Com­mon re­grets of new home own­ers

Hid­den costs, poor qual­ity con­struc­tion and legal is­sues are some com­mon grouses that are faced by most home­buy­ers

HT Estates - - HTESTATES - HT Es­tates Cor­re­spon­dent

How sat­is­fied are you with the prop­erty you’ve bought? There are both sat­is­fied and un­sat­is­fied home own­ers at large. Some­times, a pur­chase is made with­out proper plan­ning and thought – the re­sult is re­gret.

If we poll any given group of un­happy prop­erty buy­ers, a re­mark­ably con­sis­tent list of com­plaints emerges. Af­ter elim­i­nat­ing rep­e­ti­tions, it ap­pears that buy­ers of­ten wish they had known th­ese pit­falls be­fore­hand:

Th­ese are some com­mon grouses.

The flat was too costly: Of­ten, a res­i­dence’s cost-price makes more sense be­fore the pur­chase than af­ter. The prob­lem with im­pulse buy­ing is that we only see what we want to see. It is easy to over­look some ob­vi­ous facts while giv­ing in to im­pulse temp­ta­tion – the flat may not be large enough, may not have proper ven­ti­la­tion, may be in an un­suit­able neigh­bour­hood, etc.

Th­ese faults can some­times come to light only when we have time to think about it, and when it is too late.You may also dis­cover that, even though your flat is ad­e­quate, it is over­priced in com­par­i­son to other flats avail­able in the neigh­bour­hood. In ret­ro­spect, it is not un­com­mon to de­cide that one has paid too much for the prop­erty.

The con­struc­tion is of poor qual­ity: This is a fact that can only be dis­cov­ered in slow suc- ces­sion. On closer in­spec­tion, one may find that the floor is warped, that the rooms have un­even sur­faces and asym­met­ric an­gles, that the walls do not re­tain nails and screws with­out crum­bling, that the flat makes strange noises at night, that the roof leaks and that the sep­tic sys­tem is makeshift.

The builder has a bad rep­u­ta­tion: If this is true in your case, you have much to worry about. The com­mon mis­take of not check­ing a builder’s stand­ing on the real es­tate mar­ket can re­sult in fu­ture lit­i­ga­tion, poor or to­tally ab­sent main­te­nance and breach of pur­chase con­tract.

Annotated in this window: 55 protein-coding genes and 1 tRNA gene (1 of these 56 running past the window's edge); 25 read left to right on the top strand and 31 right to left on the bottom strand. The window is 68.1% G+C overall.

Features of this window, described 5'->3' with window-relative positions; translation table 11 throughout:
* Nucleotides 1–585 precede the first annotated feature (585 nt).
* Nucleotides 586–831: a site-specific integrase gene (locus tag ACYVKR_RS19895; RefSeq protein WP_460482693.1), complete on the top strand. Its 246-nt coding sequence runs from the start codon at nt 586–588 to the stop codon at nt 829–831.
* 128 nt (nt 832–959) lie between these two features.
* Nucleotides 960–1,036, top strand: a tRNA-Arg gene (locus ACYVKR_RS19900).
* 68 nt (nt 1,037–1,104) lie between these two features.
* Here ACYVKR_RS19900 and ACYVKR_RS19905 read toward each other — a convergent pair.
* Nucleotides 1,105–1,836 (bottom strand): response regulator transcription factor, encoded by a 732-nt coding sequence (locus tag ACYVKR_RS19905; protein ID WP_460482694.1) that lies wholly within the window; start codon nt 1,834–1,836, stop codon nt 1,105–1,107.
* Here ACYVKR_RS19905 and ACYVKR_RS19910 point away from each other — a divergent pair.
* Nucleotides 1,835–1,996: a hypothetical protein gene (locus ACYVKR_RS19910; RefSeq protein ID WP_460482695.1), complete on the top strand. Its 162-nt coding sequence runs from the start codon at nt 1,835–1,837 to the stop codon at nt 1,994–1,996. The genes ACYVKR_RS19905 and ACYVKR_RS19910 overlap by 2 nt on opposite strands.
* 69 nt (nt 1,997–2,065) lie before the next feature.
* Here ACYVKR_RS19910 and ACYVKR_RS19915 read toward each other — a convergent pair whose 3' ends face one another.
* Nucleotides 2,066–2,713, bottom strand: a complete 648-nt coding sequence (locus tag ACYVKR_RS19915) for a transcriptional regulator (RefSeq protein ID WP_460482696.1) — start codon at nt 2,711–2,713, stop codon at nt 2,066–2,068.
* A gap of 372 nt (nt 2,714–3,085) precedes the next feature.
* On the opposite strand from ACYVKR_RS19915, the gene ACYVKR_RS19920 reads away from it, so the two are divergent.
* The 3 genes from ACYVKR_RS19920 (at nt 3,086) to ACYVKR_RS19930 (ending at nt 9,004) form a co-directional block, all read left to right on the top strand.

There are hid­den costs: Sure, the swim­ming pool and club­house were de­cid­ing fac­tors in buy­ing the flat – but ap­par­ently no­body told you that you will have to con­trib­ute to their main­te­nance. Or that this prop­erty’s so­ci­ety charges out­ra­geous membership fees.

The flat is not ‘vaastu’ com­pli­ant: If you are a be­liever in In­dia’s ver­sion of feng shui – vaastu shaas­tra – then find­ing out that your new flat breaks all the rules of an aus­pi­cious home will def­i­nitely up­set you.

The project is in le gal trou­ble: This can mean a lot of things – you may end up with­out the promised park­ing space, the ad­ver­tised lift may never be in­stalled, you may have to pay taxes or lit­i­ga­tion charges ac­cu­mu­lated by the pre­vi­ous owner, or may be forced to va­cate the prop­erty be­cause the whole project is even­tu­ally de­clared il­le­gal.

The area is short of wa­ter: It did not seem like you would have a prob­lem with wa­ter – af­ter all, the project fea­tures a borewell.

What many of us do not an­tic­i­pate is the nat­u­ral reser­voir it feeds from can run dry. If you haven’t es­tab­lished the avail­abil­ity of mu­nic­i­pal wa­ter sup­ply, you will def­i­nitely be in trou­ble – es­pe­cially when you try to re­sell the prop­erty.

You have t ur ned i nto Robin­son Cru­soe (no public trans­porta­tion): Do you re­mem- ber the fa­mous story of the man who was stranded on an is­land? That’s what it feels like when you find out that your beau­ti­ful new home is cut off from the rest of the world.

It is not enough to own a pri­vate ve­hi­cle - th­ese can break down, and may not cover your en­tire fam­ily’s trans­porta­tion needs.

The lift is a death- trap: The most un­for­tu­nate time to dis­cover that the project’s lift does not have gen­er­a­tor backup is dur­ing a power cut – while you are in it.

You are sit­u­ated on the banks of a garbage canal: Don’t ex­pect to smell an open ‘nalla’ at the time of in­spec­tion or pur­chase of the flat – the aroma will only be ev­i­dent at cer­tain hours of the day.

Your new home has an on­go­ing fire haz­ard: Too late, you no­tice that there are no fire ex­tin­guish­ers to be seen any­where on the prop­erty. It is best when all of th­ese things are dis­cov­ered be­fore buy­ing the unit.

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